New Discovery State Park is located in Marshfield, Vermont and is vast part of the 28,000 acre Groton State Forest. The rocky hillsides were formerly covered in spruce, hemlock, beech, white pine, and birch. Since the ground was too rocky to grow produce, farmers logged most of the trees for lumber, potash, and fuel, particularly during the construction of the railroad. While logging is still vital in this area, the public’s demand for recreational areas has allowed for restoration of the lands. Seasonal homes and private cottages are available for use, as are facilities and amenities for outdoor recreation.
Groton Forest is the second largest forest in the state of Vermont. In the 1700s, Native Americans and the French used routes throughout Groton to travel to and from Massachusetts and Canada. This area of Vermont was colonized by settlers early on due to the accessibility of its waterways. The forest back then was far different from the way it is now, colonists often wrote of mountain lions, lynx, and timber wolves that roamed through it.
New Discovery State Park has 46 sites for tents, trailers, and RV’s, as well as 15 sites for lean-to’s. Seven of these sites can accommodate horses. A group camping area has a hitching post, water spigot, trough, and horse washing station. Other campsites are designated to allow for other pets as well. All restrooms include hot showers and a sanitary dump station is available. Cabins are also available for those who may not want to sleep on the forest floor. There are also playgrounds, horseshoe pits, a picnic and pavilion, fishing pond, and miles of hiking trails.
For remote camping, Osmore Pond is an excellent location which can only be accessed by foot or boat. Canoeing is a favorite way for many to get there. Osmore Pond is a great area to relax and picnic. A hike up to the top of Owl’s Head will offer an amazing view of Kettle Pond, Groton Lake, and Camel’s Hump which is one of Vermont’s most photographed landscapes.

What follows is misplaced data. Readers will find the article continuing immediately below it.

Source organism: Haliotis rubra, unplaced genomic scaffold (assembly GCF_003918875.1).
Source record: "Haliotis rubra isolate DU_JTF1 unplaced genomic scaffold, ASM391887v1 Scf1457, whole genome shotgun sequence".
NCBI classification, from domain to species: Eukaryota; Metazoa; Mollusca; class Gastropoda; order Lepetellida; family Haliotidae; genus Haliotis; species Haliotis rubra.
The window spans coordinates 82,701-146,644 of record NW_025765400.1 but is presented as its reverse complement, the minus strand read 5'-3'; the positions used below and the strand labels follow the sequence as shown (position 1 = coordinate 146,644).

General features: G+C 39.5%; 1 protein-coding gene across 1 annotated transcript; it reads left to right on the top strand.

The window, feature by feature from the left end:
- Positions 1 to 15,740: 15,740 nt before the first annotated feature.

Horseback trails at the park include the VAST Trails and the Montpelier-Wells River Rail Trail. Other roads are gravel-surfaced and for logging, many of which were built by the Civilian Conservation Corps during the Great Depression. The entrance to the park, as well as the Kettle Pond parking area, and public boat launch at Ricker Pond offer areas to trailer horses for the day. The Montpelier-Wells River Rail Trail, as well as the many forest and town roads can be easily accessed from any of these locations. New Discovery State Park boasts 17 miles of hiking trails and 20 miles of gravel roads and multi-use roads for horseback riding and mountain biking. The VAST Trails are also teeming with skiers, snowmobile riders, and even dogsleds during the winter season.
The Groton State Forest offers many other facilities including a nature center, complete with information regarding the landscape, wildlife, and plants of the park, Boulder Beach State Park for swimming and picnicking, Seyon Ranch State Park for fly fishing, Peacham Bog for nature study, and many more. This expansive forest is home to many lakes, ponds, streams, rivers, and other natural habitats.
New Discovery State Park is open for day use from 10:00am to 9:00pm, or sunset, from Memorial Day to Labor Day. Late spring or early autumn is a great time to visit, particularly if you want first pick at campsites. Cabot Creamery, Fairbanks Museum, Maple Grove Factory, and Bragg Farm Sugarhouse are just a few of the attractions that are near the park. For more information, the park can be reached at 802 426 3042 or at 4239 VT RT 232, Marshfield, Vermont 05658. They can also be visited online at http://www.vtstateparks.com/htm/newdiscovery.htm.